Part one had developed a protagonist character in Elwood who I started to care too much for. That's always step one of getting knocked out, I think. Caring too much. What I love about the caring I feel when reading Whitehead's work is that it's not developed through hyperbole or melodrama. It's through literary restraint.

Prior to being unjustifiably picked up and placed in a "reform" school in Tallahassee called The Nickel Academy, Elwood's future looked bright. Through the love of his grandmother and the speeches of Dr. Martin Luther King Jr. that he listened to on repeat, dignity became his north star. And once he was at Nickel, he planned to achieve faster than others in order to be quickly released. That was his plan. "That was his resistance (page 62)."

But what The Nickel Boys made me grapple with, given its true nature as a facility that brutally abused and killed its detainees is this: What happens to noble north stars and dignified resistance when undignified people are in charge of systems designed to keep you down?

For Elwood, what happens is that IN ALL THINGS, even in the face of unfairness, the dignified decide to act with hope by continuing to create context. Because isn't it context that MLK Jr created by writing the letter from the Birmingham jail? And isn't the journal that Elwood kept writing at Nickel also an act of creating context in hopes that people who care, people with dignity, will one day understand? As Elwood explains: "One thing gave birth to the other--without the cell, no magnificent call to action (page 193)." A truth that gets to the heart of scripture that says not "FOR all things" but rather "IN all things give thanks (I Thessalonians 5:18)."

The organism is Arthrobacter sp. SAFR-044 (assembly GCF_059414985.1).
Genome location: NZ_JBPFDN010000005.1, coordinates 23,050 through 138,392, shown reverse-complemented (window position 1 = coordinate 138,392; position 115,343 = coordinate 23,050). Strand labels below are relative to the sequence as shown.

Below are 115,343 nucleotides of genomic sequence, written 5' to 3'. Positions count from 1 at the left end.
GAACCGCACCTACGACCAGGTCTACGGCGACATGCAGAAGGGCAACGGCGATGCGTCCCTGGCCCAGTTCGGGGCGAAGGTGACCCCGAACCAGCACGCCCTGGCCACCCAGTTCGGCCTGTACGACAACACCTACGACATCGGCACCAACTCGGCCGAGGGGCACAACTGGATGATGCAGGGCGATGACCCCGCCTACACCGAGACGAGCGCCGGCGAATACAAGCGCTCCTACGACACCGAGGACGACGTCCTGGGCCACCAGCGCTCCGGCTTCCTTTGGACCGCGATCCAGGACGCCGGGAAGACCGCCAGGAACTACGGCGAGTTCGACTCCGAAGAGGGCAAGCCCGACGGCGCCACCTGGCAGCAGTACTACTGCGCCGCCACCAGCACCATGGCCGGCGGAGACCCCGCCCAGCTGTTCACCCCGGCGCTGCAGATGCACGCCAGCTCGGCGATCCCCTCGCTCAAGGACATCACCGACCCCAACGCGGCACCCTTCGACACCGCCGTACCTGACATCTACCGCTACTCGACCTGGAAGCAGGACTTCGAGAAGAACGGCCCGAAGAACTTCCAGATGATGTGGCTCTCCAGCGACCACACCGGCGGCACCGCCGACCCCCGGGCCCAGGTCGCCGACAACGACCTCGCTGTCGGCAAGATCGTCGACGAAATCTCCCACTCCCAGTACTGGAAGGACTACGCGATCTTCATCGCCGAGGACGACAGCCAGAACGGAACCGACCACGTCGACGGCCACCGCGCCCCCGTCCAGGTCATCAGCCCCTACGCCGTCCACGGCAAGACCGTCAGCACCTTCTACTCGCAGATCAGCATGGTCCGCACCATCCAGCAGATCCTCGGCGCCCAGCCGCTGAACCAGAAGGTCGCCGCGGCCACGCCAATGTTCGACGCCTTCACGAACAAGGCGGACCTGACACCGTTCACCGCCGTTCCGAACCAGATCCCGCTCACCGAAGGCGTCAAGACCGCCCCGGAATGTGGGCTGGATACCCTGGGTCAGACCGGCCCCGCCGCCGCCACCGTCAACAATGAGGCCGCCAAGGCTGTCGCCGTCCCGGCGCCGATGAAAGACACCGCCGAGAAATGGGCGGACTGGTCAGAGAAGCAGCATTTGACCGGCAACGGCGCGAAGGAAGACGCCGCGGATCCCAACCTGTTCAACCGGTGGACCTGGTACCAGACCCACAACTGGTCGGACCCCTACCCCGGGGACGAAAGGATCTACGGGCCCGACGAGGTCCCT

I personally toggle back and forth from Elwood's hope and his friend Turner's cynicism. Conceptually from peace to violence. Practically from love to hate. It's so dizzying sometimes that I feel close to being knocked out.

Friday, November 8, 2019

John Pete George Ringo

"I am asking you to picture that first day the sun comes up in this country and Donald Trump is no longer the President of the United States of America ... what comes next? The sun's gonna come up over a country even more divided and torn up by politics than we are today ..." said Pete Buttigieg during his recent speech at the LJ Dinner in Iowa.

It's when I heard these lines that I realized that this grotesque mess we are living in WILL END. There WILL be an actual morning after this shameful presidency that the sun comes up and we have a different leader. And when I was pondering these lines and imagining that morning, I couldn't help but start singing that beautiful song by The Beatles: